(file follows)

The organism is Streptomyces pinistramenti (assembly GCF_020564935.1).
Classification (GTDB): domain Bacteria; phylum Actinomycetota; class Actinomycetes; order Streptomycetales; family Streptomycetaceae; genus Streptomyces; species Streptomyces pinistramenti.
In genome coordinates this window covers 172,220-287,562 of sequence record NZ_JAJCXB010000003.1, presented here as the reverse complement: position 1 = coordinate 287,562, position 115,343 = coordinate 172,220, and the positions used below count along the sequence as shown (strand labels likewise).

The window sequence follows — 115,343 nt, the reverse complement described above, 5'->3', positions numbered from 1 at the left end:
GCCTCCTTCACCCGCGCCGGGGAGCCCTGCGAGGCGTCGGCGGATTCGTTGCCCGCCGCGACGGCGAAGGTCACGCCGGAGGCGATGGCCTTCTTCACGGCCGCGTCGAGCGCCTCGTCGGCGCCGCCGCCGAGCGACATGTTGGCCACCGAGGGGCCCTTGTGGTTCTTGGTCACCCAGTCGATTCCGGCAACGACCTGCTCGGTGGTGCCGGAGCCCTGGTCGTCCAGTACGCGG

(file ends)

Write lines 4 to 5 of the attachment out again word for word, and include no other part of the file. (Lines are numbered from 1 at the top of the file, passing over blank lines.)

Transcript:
The window sequence follows — 115,343 nt, the reverse complement described above, 5'->3', positions numbered from 1 at the left end:
GCCTCCTTCACCCGCGCCGGGGAGCCCTGCGAGGCGTCGGCGGATTCGTTGCCCGCCGCGACGGCGAAGGTCACGCCGGAGGCGATGGCCTTCTTCACGGCCGCGTCGAGCGCCTCGTCGGCGCCGCCGCCGAGCGACATGTTGGCCACCGAGGGGCCCTTGTGGTTCTTGGTCACCCAGTCGATTCCGGCAACGACCTGCTCGGTGGTGCCGGAGCCCTGGTCGTCCAGTACGCGG